Breaking down the many Force-related developments from Thursday’s Investor Day
At Thursday’s Disney Investor Day blowout, Lucasfilm lifted the lid on its future contributions to the Mouse’s onslaught of streaming and cinematic releases. At the climax of the Lucasfilm portion of the presentation, Lucasfilm president Kathleen Kennedy stood on a stage like General Hux right before the First Order fired at Starkiller Base, flanked not by officers and stormtroopers but by logos of upcoming projects. Hux fired at five planets at once, but Kennedy let loose an even more multipronged broadside aimed at rival streaming services. Just look at the big board behind her: My god, it’s full of Star Wars.
Lucasfilm did diversify slightly from its signature franchise, reaffirming its commitments to making another Indiana Jones movie (coming from director James Mangold in July 2022, the month when star Harrison Ford will turn 80), Jon M. Chu’s small-screen Willow adaptation (also 2022), and an adaptation of Tomi Adeyemi’s 2018 fantasy novel Children of Blood and Bone. But beyond that trio, it was Star Wars all the way down.
In addition to offering further details on previously confirmed series Andor, The Bad Batch, and Obi-Wan Kenobi—the last of which, Disney divulged, will feature prequel star Hayden Christensen reprising his role as Darth Vader—Lucasfilm also revealed the name and premise of Russian Doll cocreator Leslye Headland’s Disney+ series (The Acolyte); confirmed two long-rumored spinoffs (Ahsoka and Lando); dispensed details about three previously unannounced and unsuspected series (Rangers of the New Republic, Visions, and A Droid Story); unveiled the next Star Wars movie, Rogue Squadron (which will be helmed by Wonder Woman’s Patty Jenkins and released in 2023); and reminded the world that a separate Star Wars film is also on the way courtesy of Taika Waititi. That spate of announcements increased the total number of known Disney+ Star Wars series to 10, counting The Mandalorian.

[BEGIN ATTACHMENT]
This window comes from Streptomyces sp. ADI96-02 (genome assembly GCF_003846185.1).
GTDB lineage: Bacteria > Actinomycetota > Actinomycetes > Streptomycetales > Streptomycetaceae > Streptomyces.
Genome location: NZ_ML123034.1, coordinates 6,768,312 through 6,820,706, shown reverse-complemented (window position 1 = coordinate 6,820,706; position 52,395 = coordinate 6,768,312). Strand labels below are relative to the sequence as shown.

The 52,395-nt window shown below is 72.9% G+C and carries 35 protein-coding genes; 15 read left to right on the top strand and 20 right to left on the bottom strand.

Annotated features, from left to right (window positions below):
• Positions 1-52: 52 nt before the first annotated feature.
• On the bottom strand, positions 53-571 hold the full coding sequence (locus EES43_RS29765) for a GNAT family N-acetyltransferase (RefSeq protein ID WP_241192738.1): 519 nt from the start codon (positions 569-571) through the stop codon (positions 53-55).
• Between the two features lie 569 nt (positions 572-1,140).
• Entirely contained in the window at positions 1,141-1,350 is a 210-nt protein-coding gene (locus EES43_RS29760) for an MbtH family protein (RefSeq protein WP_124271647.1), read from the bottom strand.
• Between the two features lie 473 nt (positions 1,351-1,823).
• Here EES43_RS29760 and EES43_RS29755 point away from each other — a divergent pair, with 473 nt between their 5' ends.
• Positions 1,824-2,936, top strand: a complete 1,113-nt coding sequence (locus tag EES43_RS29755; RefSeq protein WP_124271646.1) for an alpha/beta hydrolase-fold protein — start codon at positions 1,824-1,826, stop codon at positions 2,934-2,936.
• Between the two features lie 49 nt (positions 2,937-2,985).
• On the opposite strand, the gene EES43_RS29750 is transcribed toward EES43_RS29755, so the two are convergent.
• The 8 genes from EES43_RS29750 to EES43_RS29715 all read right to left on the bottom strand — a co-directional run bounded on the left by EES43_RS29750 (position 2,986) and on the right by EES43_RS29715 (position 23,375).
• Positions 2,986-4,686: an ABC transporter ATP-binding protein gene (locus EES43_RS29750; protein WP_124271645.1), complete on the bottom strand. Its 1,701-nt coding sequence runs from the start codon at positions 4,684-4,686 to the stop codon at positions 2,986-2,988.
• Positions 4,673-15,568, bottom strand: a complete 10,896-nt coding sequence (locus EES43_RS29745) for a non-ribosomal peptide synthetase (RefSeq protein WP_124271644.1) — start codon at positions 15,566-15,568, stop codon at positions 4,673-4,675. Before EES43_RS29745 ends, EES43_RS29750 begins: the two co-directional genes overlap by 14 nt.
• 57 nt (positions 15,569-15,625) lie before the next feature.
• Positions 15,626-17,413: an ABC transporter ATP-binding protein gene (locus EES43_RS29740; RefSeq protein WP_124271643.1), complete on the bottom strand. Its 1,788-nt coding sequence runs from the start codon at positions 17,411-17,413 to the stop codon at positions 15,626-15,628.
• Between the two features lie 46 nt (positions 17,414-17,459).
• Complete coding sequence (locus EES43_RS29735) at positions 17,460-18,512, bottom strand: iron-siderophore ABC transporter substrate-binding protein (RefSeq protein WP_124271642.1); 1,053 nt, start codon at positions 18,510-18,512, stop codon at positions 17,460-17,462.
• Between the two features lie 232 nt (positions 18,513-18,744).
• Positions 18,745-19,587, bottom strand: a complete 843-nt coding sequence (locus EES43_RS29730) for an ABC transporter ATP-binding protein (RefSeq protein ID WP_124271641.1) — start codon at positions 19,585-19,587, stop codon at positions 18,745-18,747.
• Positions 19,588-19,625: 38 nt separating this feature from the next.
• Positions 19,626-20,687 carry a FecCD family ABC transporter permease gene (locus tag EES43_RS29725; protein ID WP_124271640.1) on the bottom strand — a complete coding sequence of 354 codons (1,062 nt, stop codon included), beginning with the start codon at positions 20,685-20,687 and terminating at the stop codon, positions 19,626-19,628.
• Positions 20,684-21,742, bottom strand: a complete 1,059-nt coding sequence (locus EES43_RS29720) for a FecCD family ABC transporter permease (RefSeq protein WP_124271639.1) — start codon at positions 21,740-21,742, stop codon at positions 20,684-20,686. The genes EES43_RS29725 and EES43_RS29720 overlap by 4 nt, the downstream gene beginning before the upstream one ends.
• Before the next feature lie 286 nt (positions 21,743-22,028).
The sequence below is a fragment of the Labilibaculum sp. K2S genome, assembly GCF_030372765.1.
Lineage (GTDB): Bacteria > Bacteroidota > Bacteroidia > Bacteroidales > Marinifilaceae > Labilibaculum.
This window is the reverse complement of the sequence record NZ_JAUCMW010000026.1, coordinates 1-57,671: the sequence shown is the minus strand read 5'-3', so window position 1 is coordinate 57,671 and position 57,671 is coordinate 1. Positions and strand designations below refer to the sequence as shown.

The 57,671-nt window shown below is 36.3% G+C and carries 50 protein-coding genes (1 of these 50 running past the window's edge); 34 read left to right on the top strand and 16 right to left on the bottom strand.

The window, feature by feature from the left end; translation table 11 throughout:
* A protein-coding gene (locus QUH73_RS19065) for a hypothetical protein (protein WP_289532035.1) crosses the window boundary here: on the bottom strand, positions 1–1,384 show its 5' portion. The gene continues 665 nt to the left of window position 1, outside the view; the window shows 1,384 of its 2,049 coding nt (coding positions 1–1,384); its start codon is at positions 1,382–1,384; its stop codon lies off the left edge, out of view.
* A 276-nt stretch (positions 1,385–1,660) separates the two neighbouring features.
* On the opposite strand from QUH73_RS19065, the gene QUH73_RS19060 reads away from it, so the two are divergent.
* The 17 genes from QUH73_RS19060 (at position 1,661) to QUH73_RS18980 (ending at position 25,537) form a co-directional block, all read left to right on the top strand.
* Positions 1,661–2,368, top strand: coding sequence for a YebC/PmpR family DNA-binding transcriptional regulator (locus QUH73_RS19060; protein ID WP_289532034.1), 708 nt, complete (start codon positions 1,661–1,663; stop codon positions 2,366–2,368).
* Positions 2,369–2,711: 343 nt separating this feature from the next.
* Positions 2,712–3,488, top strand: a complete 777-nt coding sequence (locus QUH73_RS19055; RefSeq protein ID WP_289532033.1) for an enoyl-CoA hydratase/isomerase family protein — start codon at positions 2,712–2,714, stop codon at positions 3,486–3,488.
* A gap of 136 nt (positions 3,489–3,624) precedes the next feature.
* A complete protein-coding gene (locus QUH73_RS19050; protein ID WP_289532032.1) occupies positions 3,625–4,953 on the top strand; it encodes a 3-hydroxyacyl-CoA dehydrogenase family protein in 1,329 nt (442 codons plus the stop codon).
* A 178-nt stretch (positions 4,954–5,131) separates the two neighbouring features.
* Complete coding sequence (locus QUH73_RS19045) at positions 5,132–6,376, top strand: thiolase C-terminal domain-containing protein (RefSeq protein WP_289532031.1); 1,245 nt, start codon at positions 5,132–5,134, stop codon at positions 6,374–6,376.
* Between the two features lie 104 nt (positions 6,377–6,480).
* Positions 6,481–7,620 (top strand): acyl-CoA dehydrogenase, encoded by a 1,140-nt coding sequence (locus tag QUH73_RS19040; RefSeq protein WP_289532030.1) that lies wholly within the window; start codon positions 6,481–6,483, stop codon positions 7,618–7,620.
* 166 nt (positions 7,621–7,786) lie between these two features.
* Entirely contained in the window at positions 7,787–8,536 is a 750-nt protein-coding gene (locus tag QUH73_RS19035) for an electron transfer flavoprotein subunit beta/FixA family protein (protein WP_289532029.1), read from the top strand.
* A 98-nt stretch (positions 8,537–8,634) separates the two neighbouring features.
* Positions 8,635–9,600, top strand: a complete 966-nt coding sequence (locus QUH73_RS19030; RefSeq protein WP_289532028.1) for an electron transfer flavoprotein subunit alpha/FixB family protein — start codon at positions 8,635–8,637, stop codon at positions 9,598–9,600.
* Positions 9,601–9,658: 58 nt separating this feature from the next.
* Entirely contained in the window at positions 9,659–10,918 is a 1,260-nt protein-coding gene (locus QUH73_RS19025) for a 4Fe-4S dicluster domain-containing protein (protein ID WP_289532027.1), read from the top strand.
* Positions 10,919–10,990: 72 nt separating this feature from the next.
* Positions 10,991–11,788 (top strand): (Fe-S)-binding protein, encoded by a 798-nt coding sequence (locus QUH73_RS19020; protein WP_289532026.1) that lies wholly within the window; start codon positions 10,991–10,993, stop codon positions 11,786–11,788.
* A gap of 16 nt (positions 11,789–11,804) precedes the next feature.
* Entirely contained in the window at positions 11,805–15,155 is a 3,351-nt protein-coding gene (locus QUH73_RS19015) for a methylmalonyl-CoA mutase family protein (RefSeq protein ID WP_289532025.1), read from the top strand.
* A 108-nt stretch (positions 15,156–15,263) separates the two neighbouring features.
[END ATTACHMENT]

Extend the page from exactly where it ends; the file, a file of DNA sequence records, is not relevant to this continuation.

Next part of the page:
Disney’s news drop set off a serious disturbance in the Force, so let’s break down the deluge into five more manageable takeaways.
There’s so much Star Wars
Last year, then–Disney CEO Bob Iger seemed to place a restraining bolt on the Star Wars film franchise, admitting in September 2019 that pumping out five movies in four years was “a little too much, too fast” and adding, “You can expect some slowdown. … I think we’re going to be a little bit more careful about volume and timing.” Iger doubled down that December, saying that his company “made and released too many films over a short period of time” and continuing, “I think that there’s something so special about a Star Wars film, and less is more.” This summer, Kennedy seemed to echo that cautionary note, telling Vanity Fair that “you can’t turn this into some kind of factory approach. … You can’t even do what Marvel does, necessarily, where you pick characters and build new franchises around those characters.”
Iger is no longer Disney’s CEO, and “less is more” is no longer the operative philosophy when it comes to the Star Wars franchise, at least where the small screen is concerned. Hard news about future Star Wars series has been scarce since this spring, when Headland’s and Waititi’s then-unspecified projects were announced. But as Sio Bibble once said, a communications disruption can mean only one thing: invasion. And when Lucasfilm intensified forward firepower on Thursday, it clarified the future of the franchise in a single stroke.
Disney disclosed that roughly 10 Star Wars series would debut directly on Disney+ “over the next few years,” but the exact timing and order are still hazy. We know that The Bad Batch and Visions will premiere in 2021, along with the third season of The Mandalorian (seemingly around Christmas, a little later than usual). Obi-Wan Kenobi will reportedly start filming (in England, not New England) next March, putting it in line for a late 2021 or early 2022 release, and Andor, which started shooting last month, will debut in 2022, followed by Rogue Squadron in theaters (if theaters still exist) in 2023. Everything else is TBD (or at least TBA), but it’s looking like Disney+ subscribers can count on a steady diet of three to four Star Wars series per year.